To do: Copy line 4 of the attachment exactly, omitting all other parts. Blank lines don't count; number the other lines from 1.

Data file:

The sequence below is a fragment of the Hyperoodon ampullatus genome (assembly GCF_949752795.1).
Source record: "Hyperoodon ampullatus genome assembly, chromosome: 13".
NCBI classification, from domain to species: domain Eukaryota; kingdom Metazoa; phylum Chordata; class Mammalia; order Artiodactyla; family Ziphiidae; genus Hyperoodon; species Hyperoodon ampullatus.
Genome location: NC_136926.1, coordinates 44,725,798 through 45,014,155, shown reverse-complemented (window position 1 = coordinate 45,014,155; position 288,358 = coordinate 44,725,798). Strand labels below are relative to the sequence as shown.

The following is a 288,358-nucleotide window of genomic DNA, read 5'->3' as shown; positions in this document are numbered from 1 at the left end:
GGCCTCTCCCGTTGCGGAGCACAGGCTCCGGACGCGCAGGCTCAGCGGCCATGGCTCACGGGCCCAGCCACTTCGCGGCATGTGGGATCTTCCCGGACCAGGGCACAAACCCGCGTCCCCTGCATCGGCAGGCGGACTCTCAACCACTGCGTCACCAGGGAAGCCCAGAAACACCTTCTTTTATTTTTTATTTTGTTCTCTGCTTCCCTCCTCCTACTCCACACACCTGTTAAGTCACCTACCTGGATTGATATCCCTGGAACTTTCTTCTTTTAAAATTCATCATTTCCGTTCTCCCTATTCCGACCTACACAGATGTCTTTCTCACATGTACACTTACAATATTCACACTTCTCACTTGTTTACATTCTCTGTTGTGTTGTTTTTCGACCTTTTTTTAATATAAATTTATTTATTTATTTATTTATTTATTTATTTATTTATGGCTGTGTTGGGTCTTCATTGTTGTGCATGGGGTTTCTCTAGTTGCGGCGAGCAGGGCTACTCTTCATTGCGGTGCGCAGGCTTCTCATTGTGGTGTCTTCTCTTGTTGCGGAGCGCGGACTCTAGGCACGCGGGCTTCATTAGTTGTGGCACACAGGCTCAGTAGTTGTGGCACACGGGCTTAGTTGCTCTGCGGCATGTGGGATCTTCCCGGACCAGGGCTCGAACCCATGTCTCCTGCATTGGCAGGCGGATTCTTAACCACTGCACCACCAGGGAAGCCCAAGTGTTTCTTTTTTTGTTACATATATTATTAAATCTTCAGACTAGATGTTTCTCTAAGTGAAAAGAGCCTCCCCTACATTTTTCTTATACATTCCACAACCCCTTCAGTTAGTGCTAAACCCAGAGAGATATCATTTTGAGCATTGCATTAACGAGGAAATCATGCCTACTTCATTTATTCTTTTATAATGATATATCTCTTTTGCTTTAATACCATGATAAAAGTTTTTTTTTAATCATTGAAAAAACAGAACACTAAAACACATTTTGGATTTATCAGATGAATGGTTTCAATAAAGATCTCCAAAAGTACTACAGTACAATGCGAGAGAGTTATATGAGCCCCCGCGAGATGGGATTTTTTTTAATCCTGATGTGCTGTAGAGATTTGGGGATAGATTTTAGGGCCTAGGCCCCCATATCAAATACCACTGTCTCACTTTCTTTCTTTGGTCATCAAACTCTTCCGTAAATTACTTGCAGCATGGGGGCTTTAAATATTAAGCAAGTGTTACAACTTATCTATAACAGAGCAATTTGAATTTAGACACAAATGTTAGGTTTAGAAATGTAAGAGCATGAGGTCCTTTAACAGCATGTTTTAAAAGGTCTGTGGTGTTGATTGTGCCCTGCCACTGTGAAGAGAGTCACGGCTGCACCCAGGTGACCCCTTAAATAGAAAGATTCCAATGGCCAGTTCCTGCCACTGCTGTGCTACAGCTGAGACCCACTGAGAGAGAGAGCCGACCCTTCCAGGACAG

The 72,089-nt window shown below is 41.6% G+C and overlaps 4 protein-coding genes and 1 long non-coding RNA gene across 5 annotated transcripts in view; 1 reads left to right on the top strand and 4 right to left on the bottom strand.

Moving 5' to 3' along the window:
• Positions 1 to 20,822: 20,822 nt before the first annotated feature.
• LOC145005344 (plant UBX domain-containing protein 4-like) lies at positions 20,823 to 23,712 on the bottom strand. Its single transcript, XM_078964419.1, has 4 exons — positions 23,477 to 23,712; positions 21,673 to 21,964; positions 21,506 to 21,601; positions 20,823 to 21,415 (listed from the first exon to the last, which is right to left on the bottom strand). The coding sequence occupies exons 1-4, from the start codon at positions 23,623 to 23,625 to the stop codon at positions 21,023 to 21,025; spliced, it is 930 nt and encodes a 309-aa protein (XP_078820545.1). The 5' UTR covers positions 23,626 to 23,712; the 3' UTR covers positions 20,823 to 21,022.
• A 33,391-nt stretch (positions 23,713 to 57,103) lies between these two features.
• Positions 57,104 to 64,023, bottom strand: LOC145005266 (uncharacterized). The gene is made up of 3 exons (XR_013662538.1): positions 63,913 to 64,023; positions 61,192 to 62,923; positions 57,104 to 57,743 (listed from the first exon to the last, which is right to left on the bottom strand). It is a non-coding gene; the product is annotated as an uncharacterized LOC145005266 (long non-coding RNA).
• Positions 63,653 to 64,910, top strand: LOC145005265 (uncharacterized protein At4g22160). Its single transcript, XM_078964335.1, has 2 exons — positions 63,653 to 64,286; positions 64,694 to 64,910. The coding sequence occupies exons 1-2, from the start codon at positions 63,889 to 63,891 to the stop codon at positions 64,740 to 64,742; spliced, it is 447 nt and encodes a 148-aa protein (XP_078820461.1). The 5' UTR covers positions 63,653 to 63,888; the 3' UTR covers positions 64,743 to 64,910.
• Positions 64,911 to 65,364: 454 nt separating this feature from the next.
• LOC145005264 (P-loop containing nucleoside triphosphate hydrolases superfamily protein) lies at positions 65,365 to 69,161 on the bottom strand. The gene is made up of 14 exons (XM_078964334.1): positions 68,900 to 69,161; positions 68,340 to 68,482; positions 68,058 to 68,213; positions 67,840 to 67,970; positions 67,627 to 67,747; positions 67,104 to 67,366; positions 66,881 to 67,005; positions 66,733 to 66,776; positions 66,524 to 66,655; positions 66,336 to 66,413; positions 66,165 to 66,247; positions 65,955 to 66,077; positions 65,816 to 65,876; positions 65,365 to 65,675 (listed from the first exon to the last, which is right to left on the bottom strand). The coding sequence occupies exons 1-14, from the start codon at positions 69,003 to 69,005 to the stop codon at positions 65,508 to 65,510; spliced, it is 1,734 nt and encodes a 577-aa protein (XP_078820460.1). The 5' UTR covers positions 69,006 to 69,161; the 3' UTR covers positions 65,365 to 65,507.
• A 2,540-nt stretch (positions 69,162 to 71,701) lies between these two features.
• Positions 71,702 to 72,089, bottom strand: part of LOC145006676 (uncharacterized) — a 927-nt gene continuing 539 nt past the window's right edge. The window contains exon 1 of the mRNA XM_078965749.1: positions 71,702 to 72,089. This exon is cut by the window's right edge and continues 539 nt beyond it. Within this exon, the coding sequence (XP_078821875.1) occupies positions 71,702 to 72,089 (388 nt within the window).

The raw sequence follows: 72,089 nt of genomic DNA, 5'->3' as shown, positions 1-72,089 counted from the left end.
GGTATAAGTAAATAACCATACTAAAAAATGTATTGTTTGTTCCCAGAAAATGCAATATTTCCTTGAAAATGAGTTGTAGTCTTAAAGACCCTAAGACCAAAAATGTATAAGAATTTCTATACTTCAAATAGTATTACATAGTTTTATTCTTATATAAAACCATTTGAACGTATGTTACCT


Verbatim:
Genome location: NC_136926.1, coordinates 44,725,798 through 45,014,155, shown reverse-complemented (window position 1 = coordinate 45,014,155; position 288,358 = coordinate 44,725,798). Strand labels below are relative to the sequence as shown.